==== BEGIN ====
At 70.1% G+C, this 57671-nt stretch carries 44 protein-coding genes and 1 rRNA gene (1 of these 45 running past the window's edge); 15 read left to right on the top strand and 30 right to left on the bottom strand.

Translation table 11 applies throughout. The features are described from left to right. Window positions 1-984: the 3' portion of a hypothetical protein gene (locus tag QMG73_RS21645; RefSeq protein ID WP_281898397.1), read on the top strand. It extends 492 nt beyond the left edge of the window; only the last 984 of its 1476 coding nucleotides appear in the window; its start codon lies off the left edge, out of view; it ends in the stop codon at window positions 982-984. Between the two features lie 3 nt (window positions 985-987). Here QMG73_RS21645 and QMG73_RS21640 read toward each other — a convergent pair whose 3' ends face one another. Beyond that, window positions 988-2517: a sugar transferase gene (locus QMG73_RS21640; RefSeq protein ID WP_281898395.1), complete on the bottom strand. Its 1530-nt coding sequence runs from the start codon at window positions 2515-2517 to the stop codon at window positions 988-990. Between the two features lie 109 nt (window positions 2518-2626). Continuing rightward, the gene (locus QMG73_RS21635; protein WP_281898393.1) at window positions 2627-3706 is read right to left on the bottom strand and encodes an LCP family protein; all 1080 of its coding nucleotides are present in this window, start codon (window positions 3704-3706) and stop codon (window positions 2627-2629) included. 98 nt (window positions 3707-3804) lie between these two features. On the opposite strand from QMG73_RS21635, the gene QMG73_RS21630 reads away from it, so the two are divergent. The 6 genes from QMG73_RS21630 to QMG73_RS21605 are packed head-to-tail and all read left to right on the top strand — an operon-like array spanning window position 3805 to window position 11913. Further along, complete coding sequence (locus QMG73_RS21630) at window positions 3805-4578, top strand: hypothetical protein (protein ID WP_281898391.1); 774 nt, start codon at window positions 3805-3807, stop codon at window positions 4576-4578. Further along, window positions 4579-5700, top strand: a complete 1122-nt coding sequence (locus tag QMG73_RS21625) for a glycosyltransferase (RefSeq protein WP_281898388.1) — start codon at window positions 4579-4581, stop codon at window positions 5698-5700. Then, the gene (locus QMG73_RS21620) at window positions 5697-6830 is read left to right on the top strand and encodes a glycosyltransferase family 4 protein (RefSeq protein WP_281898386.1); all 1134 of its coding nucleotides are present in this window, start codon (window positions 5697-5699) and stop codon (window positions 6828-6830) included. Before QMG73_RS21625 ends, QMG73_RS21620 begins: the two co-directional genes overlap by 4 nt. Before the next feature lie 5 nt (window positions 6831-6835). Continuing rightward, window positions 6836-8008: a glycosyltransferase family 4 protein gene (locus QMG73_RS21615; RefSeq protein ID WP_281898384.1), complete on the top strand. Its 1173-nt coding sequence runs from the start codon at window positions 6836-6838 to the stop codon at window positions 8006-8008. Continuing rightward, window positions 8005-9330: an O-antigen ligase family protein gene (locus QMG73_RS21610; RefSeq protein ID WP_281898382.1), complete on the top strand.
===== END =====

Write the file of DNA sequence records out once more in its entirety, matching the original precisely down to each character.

At 70.1% G+C, this 57671-nt stretch carries 44 protein-coding genes and 1 rRNA gene (1 of these 45 running past the window's edge); 15 read left to right on the top strand and 30 right to left on the bottom strand.

Translation table 11 applies throughout. The features are described from left to right. Window positions 1-984: the 3' portion of a hypothetical protein gene (locus tag QMG73_RS21645; RefSeq protein ID WP_281898397.1), read on the top strand. It extends 492 nt beyond the left edge of the window; only the last 984 of its 1476 coding nucleotides appear in the window; its start codon lies off the left edge, out of view; it ends in the stop codon at window positions 982-984. Between the two features lie 3 nt (window positions 985-987). Here QMG73_RS21645 and QMG73_RS21640 read toward each other — a convergent pair whose 3' ends face one another. Beyond that, window positions 988-2517: a sugar transferase gene (locus QMG73_RS21640; RefSeq protein ID WP_281898395.1), complete on the bottom strand. Its 1530-nt coding sequence runs from the start codon at window positions 2515-2517 to the stop codon at window positions 988-990. Between the two features lie 109 nt (window positions 2518-2626). Continuing rightward, the gene (locus QMG73_RS21635; protein WP_281898393.1) at window positions 2627-3706 is read right to left on the bottom strand and encodes an LCP family protein; all 1080 of its coding nucleotides are present in this window, start codon (window positions 3704-3706) and stop codon (window positions 2627-2629) included. 98 nt (window positions 3707-3804) lie between these two features. On the opposite strand from QMG73_RS21635, the gene QMG73_RS21630 reads away from it, so the two are divergent. The 6 genes from QMG73_RS21630 to QMG73_RS21605 are packed head-to-tail and all read left to right on the top strand — an operon-like array spanning window position 3805 to window position 11913. Further along, complete coding sequence (locus QMG73_RS21630) at window positions 3805-4578, top strand: hypothetical protein (protein ID WP_281898391.1); 774 nt, start codon at window positions 3805-3807, stop codon at window positions 4576-4578. Further along, window positions 4579-5700, top strand: a complete 1122-nt coding sequence (locus tag QMG73_RS21625) for a glycosyltransferase (RefSeq protein WP_281898388.1) — start codon at window positions 4579-4581, stop codon at window positions 5698-5700. Then, the gene (locus QMG73_RS21620) at window positions 5697-6830 is read left to right on the top strand and encodes a glycosyltransferase family 4 protein (RefSeq protein WP_281898386.1); all 1134 of its coding nucleotides are present in this window, start codon (window positions 5697-5699) and stop codon (window positions 6828-6830) included. Before QMG73_RS21625 ends, QMG73_RS21620 begins: the two co-directional genes overlap by 4 nt. Before the next feature lie 5 nt (window positions 6831-6835). Continuing rightward, window positions 6836-8008: a glycosyltransferase family 4 protein gene (locus QMG73_RS21615; RefSeq protein ID WP_281898384.1), complete on the top strand. Its 1173-nt coding sequence runs from the start codon at window positions 6836-6838 to the stop codon at window positions 8006-8008. Continuing rightward, window positions 8005-9330: an O-antigen ligase family protein gene (locus QMG73_RS21610; RefSeq protein ID WP_281898382.1), complete on the top strand.